Morgan Library Ghost Stories

Morgan Library Ghost Stories

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FREE for a limited time

Morgan Library Ghost Stories

Morgan Library Ghost Stories

Read

FREE for a limited time

Synopsis

The patron saint - if that's the right word; perhaps guiding spirit? - behind these witty and literate ghost stories is M. R. James (1862-1936). He is primarily known at The Pierpont Morgan Library and at similar august homes of learning as a redoubtable scholar and bibliographer. To many more devotees around the world, though, he is generally acclaimed as the author of some of the most economical, clearly focused, concise, and elegant ghost stories every written. Only the English languageserves this genre so well, and James's English craft is at the top of anyone's short list of favorites. Monty James enjoyed a long and happy professional relationship with the Morgan Library. He did so, in a sense, only in spirit: he never crossed the Atlantic, and he feared that he would not survive crossing New York's streets. His name was much in evidence when the 150th anniversary of Pierpont Morgan's birth was celebrated several years ago. His work on medieval manuscripts was the focal point of an exhibition.

Excerpt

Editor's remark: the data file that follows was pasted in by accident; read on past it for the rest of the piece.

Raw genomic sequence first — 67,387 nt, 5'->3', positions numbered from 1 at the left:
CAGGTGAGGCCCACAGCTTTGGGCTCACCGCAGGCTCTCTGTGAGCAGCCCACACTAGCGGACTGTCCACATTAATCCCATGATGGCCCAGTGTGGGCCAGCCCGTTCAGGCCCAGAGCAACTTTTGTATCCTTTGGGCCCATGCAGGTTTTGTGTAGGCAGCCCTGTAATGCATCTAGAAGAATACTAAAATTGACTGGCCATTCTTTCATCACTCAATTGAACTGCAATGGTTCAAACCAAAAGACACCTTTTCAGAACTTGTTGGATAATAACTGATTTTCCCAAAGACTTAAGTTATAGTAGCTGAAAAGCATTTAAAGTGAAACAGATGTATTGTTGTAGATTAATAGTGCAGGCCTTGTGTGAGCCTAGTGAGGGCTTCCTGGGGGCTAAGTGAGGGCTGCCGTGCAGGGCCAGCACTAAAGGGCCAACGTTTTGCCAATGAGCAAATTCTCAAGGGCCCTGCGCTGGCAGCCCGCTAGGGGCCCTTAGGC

This volume of Morgan Library Ghost Stories had its origin in an exhibition entitled "Pierpont Morgan's Manuscripts and M. R. James," sponsored by the Library in the spring of 1987 as a part of the 150th anniversary celebration of Pierpont Morgan's birth. In a lecture with the same title as the exhibition, given at the Library on 27 May 1987, I explored in some detail the work done by Montague Rhodes James, the foremost medieval manuscript scholar of his day, on the first, and still the only, published catalogue of Morgan Library manuscripts. Important as James's work on this and other catalogues was in developing techniques for the study of the medieval book, he is known far more widely as the author of Ghost Stories of an Antiquary and several similar collections. Even people who are completely unaware of his scholarly attainments and know nothing of the subjects of his erudition appreciate the manner in which he used his knowledge of medieval artifacts and scholarly settings to create a convincing atmosphere for some of the best stories of the supernatural ever written in English. Scholars also respond to his sureness of touch in this regard, and in the course of my lecture I pointed out that this aspect of his career involved James in hitherto unknown contact with the Morgan Library, in that . . .

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